Substance abuse is the repetitive act in which a person consumes a substance (drug or alcohol), in a way that is harmful to themselves or others. The substance may be legal (medication used improperly), or illegal. The person continually uses, despite consequences. Those who abuse substances can usually limit their use or quit without major withdrawal symptoms.
Substance abuse crosses into addiction when the person loses control and the usage is compulsive. Those with addiction continue to use regardless of health, financial, or legal issues. Substance abuse changes the way the brain functions. It affects areas of the brain responsible for compulsivity, impulse control, judgment, and others. The changes in the brain make the person dependent on the substance.
Being dependent means that the person feels as though they can’t function without the substance. It also causes withdrawal symptoms if they try to quit or reduce usage. However, simply quitting the substance (which usually takes help) doesn’t mean the addiction is cured. Since dependency is also physiological, it takes other methods as well, such as therapy.
Not considered a diagnosis, ‘addiction’ was replaced in The Diagnostic and Statistical Manuel of Mental Disorders (DSM-5). The DSM, along with the American Psychiatric Association (APA), combined substance abuse and substance dependence to create Substance Use Disorder. There are 4 categories of the disorder, including: Social impairment, risky use, impaired control, and pharmacological characteristics (withdrawal, tolerance).
So, what does addiction have to do with mental illness? Mental disorders are patterns of mental functions or behavior that are not considered normal socially or developmentally. These patterns result in suffering or impaired ability to function normally.
The National Bureau of Economic Research (NBER) shows statistics to prove the connection between addiction and mental disorders.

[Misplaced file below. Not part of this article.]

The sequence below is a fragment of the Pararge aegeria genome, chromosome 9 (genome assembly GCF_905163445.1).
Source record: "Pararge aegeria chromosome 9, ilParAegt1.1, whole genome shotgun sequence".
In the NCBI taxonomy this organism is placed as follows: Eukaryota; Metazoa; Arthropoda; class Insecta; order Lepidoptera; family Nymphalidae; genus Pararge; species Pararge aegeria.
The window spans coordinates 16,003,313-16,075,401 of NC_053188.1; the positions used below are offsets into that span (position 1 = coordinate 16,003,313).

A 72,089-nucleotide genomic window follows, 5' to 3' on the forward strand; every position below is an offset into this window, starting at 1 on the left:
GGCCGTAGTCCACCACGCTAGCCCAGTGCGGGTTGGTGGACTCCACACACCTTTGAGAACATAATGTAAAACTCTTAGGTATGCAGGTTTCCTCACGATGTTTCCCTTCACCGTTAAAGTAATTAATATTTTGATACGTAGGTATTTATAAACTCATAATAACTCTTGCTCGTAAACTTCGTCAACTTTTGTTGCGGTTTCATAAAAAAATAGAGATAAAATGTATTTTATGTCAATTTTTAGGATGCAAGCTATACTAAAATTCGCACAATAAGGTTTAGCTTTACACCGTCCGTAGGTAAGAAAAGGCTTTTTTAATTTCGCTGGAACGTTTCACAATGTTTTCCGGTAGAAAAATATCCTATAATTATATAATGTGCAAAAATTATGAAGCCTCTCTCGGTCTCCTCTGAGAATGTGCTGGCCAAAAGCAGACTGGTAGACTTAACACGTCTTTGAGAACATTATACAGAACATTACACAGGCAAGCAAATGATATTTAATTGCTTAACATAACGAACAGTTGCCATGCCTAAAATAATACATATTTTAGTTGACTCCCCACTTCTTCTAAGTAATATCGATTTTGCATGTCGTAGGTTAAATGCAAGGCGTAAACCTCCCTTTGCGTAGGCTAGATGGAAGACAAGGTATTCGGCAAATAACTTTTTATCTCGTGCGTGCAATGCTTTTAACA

According to NBER, patients with a mental disorder consume approximately:
– 38% of alcohol
– 40% of cigarettes
– 44% of cocaine
People who have been, at some point in their lives, diagnosed with a mental disorder consume approximately:
– 69% of alcohol
– 68% of cigarettes
– 84% of cocaine
Statistics provide evidence that substance abuse and mental disorders are closely related, for a few reasons. Perhaps the most common relation between the two is intended self-medication. Mental health patients often try to medicate themselves in order to make the symptoms less severe.
So, a mental illness is a behavioral or mental pattern that is not developmentally or socially normal, and causes an impaired ability to function normally. A mental illness is a combination of the way a person thinks, acts, feels, and perceives, associated with a certain brain function.
And addiction is the compulsive use of a substance despite social or legal consequences. There is an impairment in functioning that affects perception, impulse control, compulsivity, and judgment. An additional impairment in a specific area of the brain alters a person’s cognition, behavior, emotions, and interactions.
Addiction and mental illnesses, obviously, are ‘one-in-the-same’. They have so many aspects that are directly linked to the other, and when the descriptions are laid out side-by-side – it’s easy to see that they’re nearly interchangeable. The reason that addiction is classified as a mental illness is because it is one. Substance use alters the brain, affects its functions – which is exactly what defines a mental illness. Anyone suffering from an addiction, mental illness, or both – can call the hotline at 800-447-9081 with any questions.